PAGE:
The flu was contained and extinguished.
One day upon my arrival in Rose Harbour, I was immersed in the somewhat humorous drama that ensued after a guest had lodged a complaint regarding an unpleasant aroma in their room. Unfortunately, the guest had communicated their concern only after leaving Rose Harbour. Subsequently, several residents of Rose Harbour were urged to conduct comprehensive sniff tests throughout the guest rooms. Results were consistent and conclusive; no offending aroma was detected. Many possible explanations for the puzzling complaint were discussed at length.
I recall a trip when a guest complained that their kayak stunk. Upon examination, it was discovered that the guest had collected a beautiful, tiny starfish that had washed up and expired on the beach. They picked it up and placed it in their kayak. It turned out that the starfish looked a lot better than it smelled. I was grateful to have had the opportunity to investigate and resolve the situation while the guest was still with us on the trip.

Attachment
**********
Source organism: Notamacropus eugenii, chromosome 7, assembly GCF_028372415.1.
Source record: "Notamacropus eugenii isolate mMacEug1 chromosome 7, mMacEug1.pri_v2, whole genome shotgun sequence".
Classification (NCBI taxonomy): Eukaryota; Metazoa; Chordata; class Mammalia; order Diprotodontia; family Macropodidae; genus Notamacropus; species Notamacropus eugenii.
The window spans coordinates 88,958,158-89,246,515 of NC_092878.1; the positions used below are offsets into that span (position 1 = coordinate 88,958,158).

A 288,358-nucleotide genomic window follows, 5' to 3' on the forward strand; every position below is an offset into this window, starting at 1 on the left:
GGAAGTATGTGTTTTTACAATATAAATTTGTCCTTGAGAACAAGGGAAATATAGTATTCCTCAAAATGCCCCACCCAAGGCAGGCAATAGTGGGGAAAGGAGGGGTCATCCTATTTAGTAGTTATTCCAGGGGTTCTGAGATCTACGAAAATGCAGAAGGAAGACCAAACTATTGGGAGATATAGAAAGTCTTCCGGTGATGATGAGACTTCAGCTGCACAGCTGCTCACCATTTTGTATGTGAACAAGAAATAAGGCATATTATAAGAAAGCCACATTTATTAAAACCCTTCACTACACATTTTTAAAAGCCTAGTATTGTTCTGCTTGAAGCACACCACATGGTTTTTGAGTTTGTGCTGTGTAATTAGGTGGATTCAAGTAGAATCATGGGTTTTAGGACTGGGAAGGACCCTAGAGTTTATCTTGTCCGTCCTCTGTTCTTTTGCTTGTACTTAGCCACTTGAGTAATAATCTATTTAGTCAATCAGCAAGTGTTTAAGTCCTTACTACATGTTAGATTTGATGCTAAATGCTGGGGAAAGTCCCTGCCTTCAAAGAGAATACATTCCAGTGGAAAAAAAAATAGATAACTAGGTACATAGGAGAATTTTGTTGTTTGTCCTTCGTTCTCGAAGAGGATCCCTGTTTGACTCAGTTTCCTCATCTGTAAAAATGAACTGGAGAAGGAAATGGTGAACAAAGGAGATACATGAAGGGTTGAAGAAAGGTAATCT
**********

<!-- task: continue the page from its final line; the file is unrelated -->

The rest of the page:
The mysterious case of the guest room aroma complaint was never solved. No further complaint on this topic has been received to date as far as I am aware.
In summary, I would suggest that prospective guests understand that the Rose Harbour Guest House is not to be compared with a hotel, or even with many other guesthouses. This is a rustic wilderness facility embedded within a small, authentic homesteading community. Rose Harbour residents welcome visitors, yet they may not demonstrate the same style of customer service one might expect in an all-inclusive resort. Rose Harbour provides an alternative vacation opportunity in a spectacular, remote location.
I give the Rose Harbour Guest House a four star review across all categories except location, which I consider a solid five stars. I know from long experience that when people arrive with accurate expectations, they enjoy exceptional vacations here. Of course, there is almost always room for improvement.